Minnesota adopted the Revised Uniform Limited Liability Act (“RULLCA” or “new Act”), which took effect on August 1, 2015.

Here are some reasons for the adoption of RULLCA in Minnesota:

  1. Statewide Uniformity: Minnesota’s existing LLC Act under Minn. Stat. § 322B (“322B”) lacks uniformity with other states LLC acts apart from North Dakota. Consequently, this resulted in parties not using Minnesota’s LLC act when business transactions involved non-Minnesota parties, instead opting to use the Delaware LLC Act, which is more costly and complex for Minnesota parties.
  2. Easier to do business:  RULLCA provides rules that suit business owners better particularly by not requiring written operating agreements, but rather respecting oral or even implied by conduct agreements between owners. Generally, this allows business owners to focus on starting and managing their businesses without the reliance on legal counsel.

What are some of the major changes and differences from 322B?

  1. Partnership v. Corporate Model: The new Act contained in Minn. Stat. § 322C (“322C”) adopts a partnership model versus the corporate model under 322B in terms of management structure. Under 322C, LLCs have more entity management options (member managed, manager-managed or board-managed) as opposed to the organization found in 322B which is like a corporation.
  2. Governing Agreement: Under the new Act, the governing agreement which is called the ‘operating agreement’ can be oral, in writing or implied, whereas a LLC’s member control agreement must be in writing and signed by all the member to be effective under 322B.
  3. Voting: A member in a member-managed LLC under the new Act has equal voting rights (per capita) in the management of the LLC by default, whereas, unless specified otherwise in the LLC’s formation and governing documents or corporate actions, each member in a 322B LLC had voting power equal to their LLC contributions (per contributions).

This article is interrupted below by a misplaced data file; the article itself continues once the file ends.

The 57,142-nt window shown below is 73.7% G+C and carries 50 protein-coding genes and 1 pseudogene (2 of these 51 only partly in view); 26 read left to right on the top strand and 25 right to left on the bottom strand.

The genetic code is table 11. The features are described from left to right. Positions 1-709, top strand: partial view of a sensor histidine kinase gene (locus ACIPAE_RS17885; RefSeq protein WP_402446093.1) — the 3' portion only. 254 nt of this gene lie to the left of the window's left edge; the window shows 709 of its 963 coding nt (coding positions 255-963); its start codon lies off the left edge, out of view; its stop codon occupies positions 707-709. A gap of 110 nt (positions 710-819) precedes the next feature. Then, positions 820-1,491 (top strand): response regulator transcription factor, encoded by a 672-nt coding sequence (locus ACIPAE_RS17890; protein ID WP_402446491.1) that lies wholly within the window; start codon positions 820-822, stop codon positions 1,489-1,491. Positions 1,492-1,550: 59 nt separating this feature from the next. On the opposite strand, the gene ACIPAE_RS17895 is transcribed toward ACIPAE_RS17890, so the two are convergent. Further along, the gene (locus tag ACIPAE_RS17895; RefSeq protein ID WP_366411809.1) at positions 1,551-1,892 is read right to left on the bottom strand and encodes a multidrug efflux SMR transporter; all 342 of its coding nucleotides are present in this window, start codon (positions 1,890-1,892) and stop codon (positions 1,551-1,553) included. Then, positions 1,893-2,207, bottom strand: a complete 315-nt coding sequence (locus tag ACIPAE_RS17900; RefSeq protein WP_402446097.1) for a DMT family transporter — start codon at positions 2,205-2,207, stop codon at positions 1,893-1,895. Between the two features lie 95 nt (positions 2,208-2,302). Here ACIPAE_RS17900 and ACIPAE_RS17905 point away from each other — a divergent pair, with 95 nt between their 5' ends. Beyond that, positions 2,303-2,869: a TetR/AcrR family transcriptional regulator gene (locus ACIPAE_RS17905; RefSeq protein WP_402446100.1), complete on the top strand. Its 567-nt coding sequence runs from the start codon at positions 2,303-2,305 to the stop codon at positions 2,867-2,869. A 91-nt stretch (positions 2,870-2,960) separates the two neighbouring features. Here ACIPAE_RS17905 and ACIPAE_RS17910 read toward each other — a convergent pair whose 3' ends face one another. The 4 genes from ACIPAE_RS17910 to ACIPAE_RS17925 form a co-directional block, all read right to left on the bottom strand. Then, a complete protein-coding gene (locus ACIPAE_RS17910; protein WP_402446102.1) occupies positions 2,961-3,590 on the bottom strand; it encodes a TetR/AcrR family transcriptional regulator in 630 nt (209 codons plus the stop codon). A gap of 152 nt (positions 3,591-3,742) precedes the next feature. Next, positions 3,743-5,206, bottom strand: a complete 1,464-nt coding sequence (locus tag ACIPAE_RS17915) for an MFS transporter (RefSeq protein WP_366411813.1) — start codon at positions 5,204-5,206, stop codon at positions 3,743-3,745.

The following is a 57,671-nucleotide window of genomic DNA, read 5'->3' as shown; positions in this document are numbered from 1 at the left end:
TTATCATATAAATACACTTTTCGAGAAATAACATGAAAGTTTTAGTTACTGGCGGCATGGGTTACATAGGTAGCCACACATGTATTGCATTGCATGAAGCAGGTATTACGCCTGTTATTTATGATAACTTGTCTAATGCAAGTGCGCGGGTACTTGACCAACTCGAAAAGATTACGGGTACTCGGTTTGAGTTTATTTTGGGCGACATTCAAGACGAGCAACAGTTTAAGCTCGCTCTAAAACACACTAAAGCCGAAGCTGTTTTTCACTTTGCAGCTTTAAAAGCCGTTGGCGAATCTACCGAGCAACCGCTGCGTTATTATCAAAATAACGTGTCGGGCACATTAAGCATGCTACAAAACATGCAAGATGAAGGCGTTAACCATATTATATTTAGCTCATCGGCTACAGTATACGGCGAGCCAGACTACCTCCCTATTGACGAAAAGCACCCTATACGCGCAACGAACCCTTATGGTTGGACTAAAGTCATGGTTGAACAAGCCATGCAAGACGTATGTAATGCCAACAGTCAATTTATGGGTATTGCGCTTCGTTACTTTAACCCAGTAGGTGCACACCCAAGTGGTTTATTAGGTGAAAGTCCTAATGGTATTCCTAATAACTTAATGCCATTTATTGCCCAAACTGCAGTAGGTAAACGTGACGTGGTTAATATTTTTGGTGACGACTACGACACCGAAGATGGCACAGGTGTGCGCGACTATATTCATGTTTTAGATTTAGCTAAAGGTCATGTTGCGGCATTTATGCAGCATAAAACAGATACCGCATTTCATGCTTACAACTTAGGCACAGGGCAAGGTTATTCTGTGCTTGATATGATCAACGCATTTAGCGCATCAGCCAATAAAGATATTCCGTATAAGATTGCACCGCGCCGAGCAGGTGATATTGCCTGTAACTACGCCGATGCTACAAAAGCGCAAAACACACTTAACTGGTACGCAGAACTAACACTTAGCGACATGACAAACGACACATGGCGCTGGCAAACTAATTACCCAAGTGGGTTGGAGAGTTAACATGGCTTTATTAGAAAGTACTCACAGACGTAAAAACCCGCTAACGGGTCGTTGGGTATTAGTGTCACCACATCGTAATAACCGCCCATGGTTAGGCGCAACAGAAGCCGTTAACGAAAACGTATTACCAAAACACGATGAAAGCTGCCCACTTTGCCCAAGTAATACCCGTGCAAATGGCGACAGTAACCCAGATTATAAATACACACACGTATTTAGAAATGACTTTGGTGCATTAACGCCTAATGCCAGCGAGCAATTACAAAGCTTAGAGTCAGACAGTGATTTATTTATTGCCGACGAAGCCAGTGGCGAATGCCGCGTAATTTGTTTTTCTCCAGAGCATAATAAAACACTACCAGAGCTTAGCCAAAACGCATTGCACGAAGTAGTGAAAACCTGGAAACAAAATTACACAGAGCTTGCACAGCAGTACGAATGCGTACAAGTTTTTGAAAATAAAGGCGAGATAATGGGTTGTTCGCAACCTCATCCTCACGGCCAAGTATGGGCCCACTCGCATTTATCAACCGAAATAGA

4. Profit/Losses: The new Act does not specifically address the allocation of “profit and losses” among members, whereas under 322B, subject to other provisions in the LLC’s formation or governing documents or corporate actions, the allocation of profit/losses is in relation to members’ contributions.
  5. Agency: A member of a 322C LLC has no statutory apparent authority by virtue of being a member of the LLC. This means that a member is not an agent of a LLC and cannot bind a LLC, unless authorized to do so. Under 322B, the Chief Manager in a LLC has the power to manage the LLC and sign documents.
  6. Dissenters Rights: There are no statutory dissenters rights under the new Act as opposed to 322B.

What does this mean for Minnesota businesses that operate as LLCs or want to?

  1. LLCs formed after August 1, 2015 will be governed by Minn. Stat. § 322C (RULLCA) and not Minn. Stat. § 322B.
  2. LLCs formed before August 1, 2015 have the option to elect to be governed by the new Act, but by January 1, 2018, all LLCs that have not opted to do so will automatically become subject to the new Act.